A new study suggests that humans are the only primate species inclined towards non-reciprocal giving. Apart from its implications for the ongoing war for the future, I find this result very exciting for my personal/academic life. One of the questions that keeps drawing me to study cognitive neuroscience is the search for why humans do not always act according to the self-serving economic definition of ‘rationality.’ Knowing that such a close relative is different in this way provides an excellent opportunity for meaningful contrast.
I wonder if this is somehow related to the results of Glimcher and others that chimps don’t incorporate negative feedback into their prediction mechanisms to the same degree we do. Perhaps they can’t adequately model the potential negative consequences of helping a brother out, and so don’t bother. If that is the case, then what exactly are the negative consequences we model when we act altruistically? How can we quantify these? Why do some people seem to value them in greater absolute terms than others?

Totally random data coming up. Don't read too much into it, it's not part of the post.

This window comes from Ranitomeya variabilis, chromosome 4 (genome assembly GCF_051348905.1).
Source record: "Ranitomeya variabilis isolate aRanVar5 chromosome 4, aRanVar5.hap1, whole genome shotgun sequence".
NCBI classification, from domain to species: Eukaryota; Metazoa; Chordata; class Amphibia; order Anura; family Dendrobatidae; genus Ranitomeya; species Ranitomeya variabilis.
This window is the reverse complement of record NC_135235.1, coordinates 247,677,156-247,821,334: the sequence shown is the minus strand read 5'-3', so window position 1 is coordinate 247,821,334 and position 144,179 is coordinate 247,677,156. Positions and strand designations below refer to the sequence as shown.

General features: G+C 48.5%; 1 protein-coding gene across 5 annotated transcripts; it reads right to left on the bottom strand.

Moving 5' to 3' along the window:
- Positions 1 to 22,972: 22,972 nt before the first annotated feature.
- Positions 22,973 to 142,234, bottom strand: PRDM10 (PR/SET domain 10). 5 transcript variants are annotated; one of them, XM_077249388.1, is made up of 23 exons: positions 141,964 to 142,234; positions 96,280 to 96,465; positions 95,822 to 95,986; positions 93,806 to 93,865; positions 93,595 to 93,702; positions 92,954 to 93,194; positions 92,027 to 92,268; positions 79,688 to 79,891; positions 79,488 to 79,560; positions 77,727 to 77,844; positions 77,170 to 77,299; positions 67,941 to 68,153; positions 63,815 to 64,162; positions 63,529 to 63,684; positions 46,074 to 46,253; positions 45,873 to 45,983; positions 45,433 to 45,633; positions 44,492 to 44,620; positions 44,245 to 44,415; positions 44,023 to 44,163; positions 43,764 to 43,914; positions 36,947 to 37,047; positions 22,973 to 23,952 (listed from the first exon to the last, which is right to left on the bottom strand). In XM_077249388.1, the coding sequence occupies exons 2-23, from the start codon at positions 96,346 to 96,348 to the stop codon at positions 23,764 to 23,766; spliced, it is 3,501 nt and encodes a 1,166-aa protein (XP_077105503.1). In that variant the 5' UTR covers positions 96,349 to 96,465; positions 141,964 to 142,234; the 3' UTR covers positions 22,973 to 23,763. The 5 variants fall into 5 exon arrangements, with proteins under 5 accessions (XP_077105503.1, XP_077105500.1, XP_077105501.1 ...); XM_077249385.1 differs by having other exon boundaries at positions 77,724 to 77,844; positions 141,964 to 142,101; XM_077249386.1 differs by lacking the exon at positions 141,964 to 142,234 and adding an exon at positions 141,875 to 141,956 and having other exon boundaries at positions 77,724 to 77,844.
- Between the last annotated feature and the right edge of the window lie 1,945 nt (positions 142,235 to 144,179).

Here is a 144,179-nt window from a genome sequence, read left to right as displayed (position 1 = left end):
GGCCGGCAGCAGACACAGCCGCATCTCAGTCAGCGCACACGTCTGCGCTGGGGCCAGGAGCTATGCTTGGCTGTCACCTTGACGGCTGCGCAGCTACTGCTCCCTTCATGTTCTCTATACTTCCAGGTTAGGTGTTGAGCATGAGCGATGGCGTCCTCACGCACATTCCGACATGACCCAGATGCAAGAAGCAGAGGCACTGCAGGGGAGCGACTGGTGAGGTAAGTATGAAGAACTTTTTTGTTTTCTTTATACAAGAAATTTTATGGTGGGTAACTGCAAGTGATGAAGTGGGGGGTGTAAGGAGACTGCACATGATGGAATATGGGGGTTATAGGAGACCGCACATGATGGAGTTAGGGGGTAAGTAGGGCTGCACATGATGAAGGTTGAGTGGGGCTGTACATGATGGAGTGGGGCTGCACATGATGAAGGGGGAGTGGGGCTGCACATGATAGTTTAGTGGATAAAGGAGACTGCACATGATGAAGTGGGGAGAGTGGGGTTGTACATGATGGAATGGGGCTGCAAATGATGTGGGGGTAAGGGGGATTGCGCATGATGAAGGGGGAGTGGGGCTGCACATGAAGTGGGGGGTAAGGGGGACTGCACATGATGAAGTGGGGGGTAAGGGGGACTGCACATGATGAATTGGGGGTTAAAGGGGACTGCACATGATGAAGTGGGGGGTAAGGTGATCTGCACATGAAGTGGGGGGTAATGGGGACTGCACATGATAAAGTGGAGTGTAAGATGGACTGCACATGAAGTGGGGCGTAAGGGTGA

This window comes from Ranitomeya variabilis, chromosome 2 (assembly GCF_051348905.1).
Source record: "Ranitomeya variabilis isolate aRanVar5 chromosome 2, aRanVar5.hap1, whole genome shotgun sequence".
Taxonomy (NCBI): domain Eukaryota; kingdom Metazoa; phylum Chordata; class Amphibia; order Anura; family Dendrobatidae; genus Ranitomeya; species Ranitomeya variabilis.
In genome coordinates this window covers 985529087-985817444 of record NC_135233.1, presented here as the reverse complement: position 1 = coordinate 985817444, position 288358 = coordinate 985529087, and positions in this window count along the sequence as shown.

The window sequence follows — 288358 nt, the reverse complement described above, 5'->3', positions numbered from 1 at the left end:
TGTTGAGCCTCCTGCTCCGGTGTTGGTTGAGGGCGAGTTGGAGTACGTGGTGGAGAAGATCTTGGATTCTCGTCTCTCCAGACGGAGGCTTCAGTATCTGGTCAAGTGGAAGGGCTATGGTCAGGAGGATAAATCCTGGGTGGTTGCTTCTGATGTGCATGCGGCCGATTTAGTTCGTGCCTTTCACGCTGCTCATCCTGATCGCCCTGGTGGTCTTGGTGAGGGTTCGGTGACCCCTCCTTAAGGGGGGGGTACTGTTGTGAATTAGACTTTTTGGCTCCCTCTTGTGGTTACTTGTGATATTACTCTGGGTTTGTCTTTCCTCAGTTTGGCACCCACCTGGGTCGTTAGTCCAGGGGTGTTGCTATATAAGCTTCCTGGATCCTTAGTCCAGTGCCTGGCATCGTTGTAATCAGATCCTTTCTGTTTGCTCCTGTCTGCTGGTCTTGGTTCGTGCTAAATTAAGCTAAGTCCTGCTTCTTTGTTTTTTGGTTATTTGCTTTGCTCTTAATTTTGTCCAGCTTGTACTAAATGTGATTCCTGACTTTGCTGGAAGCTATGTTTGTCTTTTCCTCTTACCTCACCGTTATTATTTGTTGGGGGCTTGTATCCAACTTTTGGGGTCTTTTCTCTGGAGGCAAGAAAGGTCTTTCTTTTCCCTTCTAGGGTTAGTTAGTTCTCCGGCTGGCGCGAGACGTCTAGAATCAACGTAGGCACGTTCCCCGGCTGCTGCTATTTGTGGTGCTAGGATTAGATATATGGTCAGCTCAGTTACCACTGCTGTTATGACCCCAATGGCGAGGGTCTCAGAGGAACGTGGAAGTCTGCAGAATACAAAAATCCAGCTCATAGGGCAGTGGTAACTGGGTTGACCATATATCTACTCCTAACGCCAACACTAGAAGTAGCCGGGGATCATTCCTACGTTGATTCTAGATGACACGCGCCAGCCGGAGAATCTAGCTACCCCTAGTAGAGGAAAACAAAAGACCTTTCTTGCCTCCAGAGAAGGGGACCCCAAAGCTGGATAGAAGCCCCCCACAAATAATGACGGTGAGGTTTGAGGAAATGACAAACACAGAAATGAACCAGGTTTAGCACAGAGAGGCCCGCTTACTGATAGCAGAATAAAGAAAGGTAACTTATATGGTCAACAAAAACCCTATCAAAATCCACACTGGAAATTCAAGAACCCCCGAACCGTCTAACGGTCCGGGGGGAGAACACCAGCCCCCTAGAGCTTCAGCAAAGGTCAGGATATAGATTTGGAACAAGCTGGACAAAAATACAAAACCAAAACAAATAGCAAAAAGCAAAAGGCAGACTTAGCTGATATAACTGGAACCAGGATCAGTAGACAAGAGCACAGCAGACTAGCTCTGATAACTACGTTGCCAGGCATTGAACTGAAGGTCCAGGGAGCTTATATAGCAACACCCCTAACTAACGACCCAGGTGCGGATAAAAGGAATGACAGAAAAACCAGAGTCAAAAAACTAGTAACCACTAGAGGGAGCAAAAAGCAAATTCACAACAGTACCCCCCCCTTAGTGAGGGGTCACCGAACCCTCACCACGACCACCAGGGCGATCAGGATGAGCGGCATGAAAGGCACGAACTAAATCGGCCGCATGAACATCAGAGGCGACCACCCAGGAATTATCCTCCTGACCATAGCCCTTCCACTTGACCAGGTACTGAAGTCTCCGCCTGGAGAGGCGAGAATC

Once we discover the neural basis of this difference, can we leverage that knowledge to real-world applications? Tax policy? International relations? Just simply getting along?
An exciting time ahead…
- The Metamorphosis of Prime Intellect (November, 2005)
- Bird Song (October, 2009)
- the ‘marlboro man’ has PTSD (January, 2006)
- Crowdsourcing (December, 2009)
- TED Talks: War Tapes, The Direction of History, Ant Colonies, and a Passionate Life (April, 2008)